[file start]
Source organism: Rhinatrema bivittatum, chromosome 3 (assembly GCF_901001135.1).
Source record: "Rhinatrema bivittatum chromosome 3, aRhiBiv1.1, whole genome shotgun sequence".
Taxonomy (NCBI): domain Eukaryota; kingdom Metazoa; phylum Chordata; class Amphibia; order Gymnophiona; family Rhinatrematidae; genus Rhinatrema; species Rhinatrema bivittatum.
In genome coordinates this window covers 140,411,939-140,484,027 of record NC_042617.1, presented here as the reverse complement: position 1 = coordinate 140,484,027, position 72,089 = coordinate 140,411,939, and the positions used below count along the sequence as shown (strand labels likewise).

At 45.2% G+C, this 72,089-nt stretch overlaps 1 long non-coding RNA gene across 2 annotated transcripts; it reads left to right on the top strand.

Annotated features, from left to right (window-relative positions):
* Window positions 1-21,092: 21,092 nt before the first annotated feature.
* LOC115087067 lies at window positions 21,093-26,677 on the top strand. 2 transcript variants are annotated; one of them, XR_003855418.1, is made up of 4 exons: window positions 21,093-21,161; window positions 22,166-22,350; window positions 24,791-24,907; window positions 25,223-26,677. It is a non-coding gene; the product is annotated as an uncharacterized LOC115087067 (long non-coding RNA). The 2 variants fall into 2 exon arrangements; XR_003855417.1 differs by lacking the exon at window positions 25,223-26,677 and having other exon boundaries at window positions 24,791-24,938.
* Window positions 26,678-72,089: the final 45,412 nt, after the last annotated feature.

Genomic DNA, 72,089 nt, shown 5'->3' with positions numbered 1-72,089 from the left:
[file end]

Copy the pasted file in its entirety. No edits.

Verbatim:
Source organism: Rhinatrema bivittatum, chromosome 3 (assembly GCF_901001135.1).
Source record: "Rhinatrema bivittatum chromosome 3, aRhiBiv1.1, whole genome shotgun sequence".
Taxonomy (NCBI): domain Eukaryota; kingdom Metazoa; phylum Chordata; class Amphibia; order Gymnophiona; family Rhinatrematidae; genus Rhinatrema; species Rhinatrema bivittatum.
In genome coordinates this window covers 140,411,939-140,484,027 of record NC_042617.1, presented here as the reverse complement: position 1 = coordinate 140,484,027, position 72,089 = coordinate 140,411,939, and the positions used below count along the sequence as shown (strand labels likewise).

At 45.2% G+C, this 72,089-nt stretch overlaps 1 long non-coding RNA gene across 2 annotated transcripts; it reads left to right on the top strand.

Annotated features, from left to right (window-relative positions):
* Window positions 1-21,092: 21,092 nt before the first annotated feature.
* LOC115087067 lies at window positions 21,093-26,677 on the top strand. 2 transcript variants are annotated; one of them, XR_003855418.1, is made up of 4 exons: window positions 21,093-21,161; window positions 22,166-22,350; window positions 24,791-24,907; window positions 25,223-26,677. It is a non-coding gene; the product is annotated as an uncharacterized LOC115087067 (long non-coding RNA). The 2 variants fall into 2 exon arrangements; XR_003855417.1 differs by lacking the exon at window positions 25,223-26,677 and having other exon boundaries at window positions 24,791-24,938.
* Window positions 26,678-72,089: the final 45,412 nt, after the last annotated feature.

Genomic DNA, 72,089 nt, shown 5'->3' with positions numbered 1-72,089 from the left: